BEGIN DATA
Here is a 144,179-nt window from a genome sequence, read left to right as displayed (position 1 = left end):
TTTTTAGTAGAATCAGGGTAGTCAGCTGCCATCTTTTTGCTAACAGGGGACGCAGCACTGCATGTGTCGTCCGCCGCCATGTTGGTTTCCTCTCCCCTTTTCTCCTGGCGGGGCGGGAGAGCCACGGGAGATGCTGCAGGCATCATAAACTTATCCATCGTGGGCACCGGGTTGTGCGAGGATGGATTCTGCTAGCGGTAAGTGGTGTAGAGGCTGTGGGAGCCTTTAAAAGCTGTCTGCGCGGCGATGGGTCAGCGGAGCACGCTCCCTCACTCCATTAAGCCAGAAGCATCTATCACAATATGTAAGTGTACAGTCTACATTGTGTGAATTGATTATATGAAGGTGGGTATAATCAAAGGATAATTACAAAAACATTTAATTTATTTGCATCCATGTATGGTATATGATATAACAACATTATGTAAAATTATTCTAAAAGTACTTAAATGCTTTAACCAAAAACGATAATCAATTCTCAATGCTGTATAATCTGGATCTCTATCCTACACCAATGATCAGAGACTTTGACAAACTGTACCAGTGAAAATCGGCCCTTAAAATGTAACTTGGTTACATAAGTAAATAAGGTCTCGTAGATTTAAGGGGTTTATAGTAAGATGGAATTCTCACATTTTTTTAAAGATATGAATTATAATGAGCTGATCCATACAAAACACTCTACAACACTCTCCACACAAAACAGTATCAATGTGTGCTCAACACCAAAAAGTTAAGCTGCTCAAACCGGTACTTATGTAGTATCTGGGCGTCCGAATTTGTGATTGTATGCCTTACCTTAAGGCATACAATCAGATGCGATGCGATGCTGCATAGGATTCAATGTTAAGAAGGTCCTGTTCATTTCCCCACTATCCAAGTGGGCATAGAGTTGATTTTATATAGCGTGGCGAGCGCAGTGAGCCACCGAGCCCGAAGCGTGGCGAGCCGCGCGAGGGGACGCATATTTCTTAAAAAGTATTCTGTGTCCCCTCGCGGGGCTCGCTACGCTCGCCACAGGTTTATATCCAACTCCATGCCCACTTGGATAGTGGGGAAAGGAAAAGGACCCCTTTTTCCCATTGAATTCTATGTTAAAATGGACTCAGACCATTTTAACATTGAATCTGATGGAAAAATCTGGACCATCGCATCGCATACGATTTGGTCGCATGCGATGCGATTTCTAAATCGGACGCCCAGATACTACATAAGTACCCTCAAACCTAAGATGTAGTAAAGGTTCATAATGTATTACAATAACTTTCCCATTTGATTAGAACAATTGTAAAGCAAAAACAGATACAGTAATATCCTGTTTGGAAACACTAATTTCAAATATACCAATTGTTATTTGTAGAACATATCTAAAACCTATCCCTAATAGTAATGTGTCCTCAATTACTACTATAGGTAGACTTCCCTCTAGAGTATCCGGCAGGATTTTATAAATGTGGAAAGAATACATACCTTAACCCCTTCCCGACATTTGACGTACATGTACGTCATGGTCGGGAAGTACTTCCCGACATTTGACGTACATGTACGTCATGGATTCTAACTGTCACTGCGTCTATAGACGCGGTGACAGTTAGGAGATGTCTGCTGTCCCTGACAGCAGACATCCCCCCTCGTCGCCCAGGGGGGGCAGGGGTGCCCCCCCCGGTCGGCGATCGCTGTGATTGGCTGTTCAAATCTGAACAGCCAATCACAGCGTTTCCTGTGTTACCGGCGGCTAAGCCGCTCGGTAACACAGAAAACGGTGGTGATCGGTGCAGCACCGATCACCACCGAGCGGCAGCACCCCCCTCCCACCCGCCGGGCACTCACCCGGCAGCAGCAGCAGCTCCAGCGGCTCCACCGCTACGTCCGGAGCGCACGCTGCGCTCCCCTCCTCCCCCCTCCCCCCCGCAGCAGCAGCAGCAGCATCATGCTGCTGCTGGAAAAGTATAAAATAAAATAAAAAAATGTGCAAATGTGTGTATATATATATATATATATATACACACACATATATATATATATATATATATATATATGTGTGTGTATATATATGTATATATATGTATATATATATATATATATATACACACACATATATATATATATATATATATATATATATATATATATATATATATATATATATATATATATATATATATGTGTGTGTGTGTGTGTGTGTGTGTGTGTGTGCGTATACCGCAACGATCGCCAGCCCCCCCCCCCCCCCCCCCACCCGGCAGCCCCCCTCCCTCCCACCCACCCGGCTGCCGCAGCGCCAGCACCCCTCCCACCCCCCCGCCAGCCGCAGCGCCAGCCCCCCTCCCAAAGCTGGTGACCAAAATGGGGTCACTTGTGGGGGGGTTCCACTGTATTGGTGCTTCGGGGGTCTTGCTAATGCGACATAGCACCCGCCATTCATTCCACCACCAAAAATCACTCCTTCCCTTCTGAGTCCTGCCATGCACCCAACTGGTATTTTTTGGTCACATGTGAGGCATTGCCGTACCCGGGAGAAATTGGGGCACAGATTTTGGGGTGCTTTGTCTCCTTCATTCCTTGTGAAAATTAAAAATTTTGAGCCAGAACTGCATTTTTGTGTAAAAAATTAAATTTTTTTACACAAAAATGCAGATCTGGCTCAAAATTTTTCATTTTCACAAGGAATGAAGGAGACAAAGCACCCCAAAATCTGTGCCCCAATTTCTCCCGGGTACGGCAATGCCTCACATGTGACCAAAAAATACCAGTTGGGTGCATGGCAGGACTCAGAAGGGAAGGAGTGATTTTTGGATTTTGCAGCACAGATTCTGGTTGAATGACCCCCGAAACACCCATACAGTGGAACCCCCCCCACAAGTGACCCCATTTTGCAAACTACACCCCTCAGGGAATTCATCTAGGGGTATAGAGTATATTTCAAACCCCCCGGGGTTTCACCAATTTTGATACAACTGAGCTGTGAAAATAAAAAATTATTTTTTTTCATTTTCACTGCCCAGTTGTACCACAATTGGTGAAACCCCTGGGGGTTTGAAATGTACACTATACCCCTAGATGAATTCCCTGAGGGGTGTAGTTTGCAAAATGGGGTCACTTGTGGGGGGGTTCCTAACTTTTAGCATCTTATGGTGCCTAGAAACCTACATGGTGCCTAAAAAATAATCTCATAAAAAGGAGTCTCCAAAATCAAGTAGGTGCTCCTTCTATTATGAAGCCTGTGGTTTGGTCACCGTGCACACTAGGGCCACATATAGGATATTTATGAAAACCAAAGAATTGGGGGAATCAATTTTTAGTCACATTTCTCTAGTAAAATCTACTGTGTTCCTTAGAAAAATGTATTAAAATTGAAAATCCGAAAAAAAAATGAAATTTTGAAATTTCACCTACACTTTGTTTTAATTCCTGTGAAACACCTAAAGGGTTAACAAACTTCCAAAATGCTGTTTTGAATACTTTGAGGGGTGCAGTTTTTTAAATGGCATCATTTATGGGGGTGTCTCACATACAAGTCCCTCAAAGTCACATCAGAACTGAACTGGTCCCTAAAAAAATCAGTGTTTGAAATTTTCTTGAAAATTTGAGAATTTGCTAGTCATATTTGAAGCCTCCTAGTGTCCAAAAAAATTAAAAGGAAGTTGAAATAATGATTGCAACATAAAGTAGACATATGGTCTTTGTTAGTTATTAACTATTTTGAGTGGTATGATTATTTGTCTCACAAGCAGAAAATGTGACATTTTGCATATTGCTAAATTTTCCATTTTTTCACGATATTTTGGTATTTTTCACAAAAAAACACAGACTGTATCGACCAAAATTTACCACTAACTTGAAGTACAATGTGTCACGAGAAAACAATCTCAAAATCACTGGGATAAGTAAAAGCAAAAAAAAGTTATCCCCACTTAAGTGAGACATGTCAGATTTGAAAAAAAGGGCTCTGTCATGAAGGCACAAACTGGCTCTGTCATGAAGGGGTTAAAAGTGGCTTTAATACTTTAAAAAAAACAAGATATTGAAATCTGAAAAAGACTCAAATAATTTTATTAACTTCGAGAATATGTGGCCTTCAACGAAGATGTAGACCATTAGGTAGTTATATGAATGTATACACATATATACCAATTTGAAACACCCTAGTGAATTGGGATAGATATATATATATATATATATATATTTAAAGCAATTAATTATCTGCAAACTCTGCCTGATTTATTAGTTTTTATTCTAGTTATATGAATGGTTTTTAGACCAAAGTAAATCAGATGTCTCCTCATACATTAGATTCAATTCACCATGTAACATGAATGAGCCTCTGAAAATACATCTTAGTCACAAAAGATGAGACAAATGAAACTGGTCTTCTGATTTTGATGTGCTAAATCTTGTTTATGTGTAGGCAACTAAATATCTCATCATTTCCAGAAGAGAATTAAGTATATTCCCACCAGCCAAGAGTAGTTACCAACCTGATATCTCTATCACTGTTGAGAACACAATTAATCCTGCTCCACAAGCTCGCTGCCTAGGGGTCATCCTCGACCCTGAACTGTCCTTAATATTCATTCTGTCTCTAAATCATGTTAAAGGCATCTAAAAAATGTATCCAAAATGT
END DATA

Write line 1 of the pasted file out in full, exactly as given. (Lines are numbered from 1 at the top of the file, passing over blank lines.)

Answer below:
Here is a 144,179-nt window from a genome sequence, read left to right as displayed (position 1 = left end):